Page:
We’re talking about Christians, so we’d hope there wouldn’t be much of that, and at least as many hugs as cold shoulders. If you’re the person who doesn’t get the hug, you might feel a little…marginalized. You came for fellowship and information-sharing with other like-minded writers and got something much different than you expected.

Fred Warren

…and Sue Dent’s article today illustrates how this culture plays out in practice.

D. M. Dutcher

Good questions. Let me reply.

1. How come…? I don’t think people are using weirdness as a club to beat the muggles with. Usually it seems an identity is formed as a reaction to being a square peg in a board of round holes. Contemporary Christian and church culture has grown insular and reactionary, and even when anti-establishment feelings do come, it’s more of a defensive mechanism against a mindset that wants all people to have the same tastes.

 I’m not sure of your cure. The real cure is for Christians to stop being over-afraid of the corruptive power of books, music, and other forms of art. This has bred an artistic culture where being safe and approved is more important than being good, and it creates the reactions you decry.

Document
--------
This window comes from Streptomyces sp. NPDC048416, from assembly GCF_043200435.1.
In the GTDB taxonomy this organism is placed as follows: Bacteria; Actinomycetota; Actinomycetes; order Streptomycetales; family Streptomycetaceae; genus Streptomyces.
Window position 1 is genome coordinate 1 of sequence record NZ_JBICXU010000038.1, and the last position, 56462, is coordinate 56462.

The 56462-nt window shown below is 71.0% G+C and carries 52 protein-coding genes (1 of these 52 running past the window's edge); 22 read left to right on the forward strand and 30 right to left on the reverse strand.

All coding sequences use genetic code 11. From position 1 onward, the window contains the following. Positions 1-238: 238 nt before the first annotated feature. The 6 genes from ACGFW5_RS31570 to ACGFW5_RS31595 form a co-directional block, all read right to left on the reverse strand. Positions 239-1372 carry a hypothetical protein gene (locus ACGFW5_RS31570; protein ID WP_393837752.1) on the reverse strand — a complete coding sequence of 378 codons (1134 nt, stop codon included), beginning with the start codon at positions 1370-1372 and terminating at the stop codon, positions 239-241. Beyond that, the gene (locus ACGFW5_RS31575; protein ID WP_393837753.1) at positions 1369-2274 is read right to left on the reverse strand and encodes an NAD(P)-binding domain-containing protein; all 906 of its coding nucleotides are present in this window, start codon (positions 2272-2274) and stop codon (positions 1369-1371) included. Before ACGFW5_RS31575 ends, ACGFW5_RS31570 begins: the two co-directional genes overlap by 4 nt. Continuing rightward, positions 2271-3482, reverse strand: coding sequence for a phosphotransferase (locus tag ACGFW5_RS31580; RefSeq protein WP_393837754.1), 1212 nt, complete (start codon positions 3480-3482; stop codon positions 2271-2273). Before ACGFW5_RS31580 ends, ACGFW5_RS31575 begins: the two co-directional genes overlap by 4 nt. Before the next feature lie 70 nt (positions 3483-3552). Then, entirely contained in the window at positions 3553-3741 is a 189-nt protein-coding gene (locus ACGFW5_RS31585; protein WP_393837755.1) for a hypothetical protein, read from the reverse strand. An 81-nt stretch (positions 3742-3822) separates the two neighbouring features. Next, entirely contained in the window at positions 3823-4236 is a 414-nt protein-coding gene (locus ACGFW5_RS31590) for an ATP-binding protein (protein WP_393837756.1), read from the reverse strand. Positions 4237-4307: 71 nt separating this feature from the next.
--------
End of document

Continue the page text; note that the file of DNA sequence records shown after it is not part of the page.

2. With speculative…? You’re moving the goalposts some here. Spec fic is niche in Christian published fiction, and that is the basis of the argument. However, don’t oversell how dominant fantasy and science fiction is in modern culture. Keep in mind that fifty to seventy years ago the western was dominant in pop culture to a staggering degree, and it’s all but vanished as a serious genre. What’s fashionable now may change.

There’s also a looming problem. How much of what is mainstream is really speculative, as opposed to nostalgic or identity-upholding?  The Avengers uses fantasy and science fiction themes, but you could change it easily to a western and nothing is lost, and had it started out as one the reasons why people would watch it would be the same. It’s not speculative, just geeky, and there are geeks in every genre.

3. Why do…? Because those secular authors can’t or won’t deal with Christianity in their works, and don’t write from that view. This can lead to a pretty sterile and bland future which ignores how religion in general interacts with things, and makes it hard for people to enjoy. I’m not sure why Christians reacting to slights in a public arena makes the need for specifically Christian views on fantasy or SF tropes.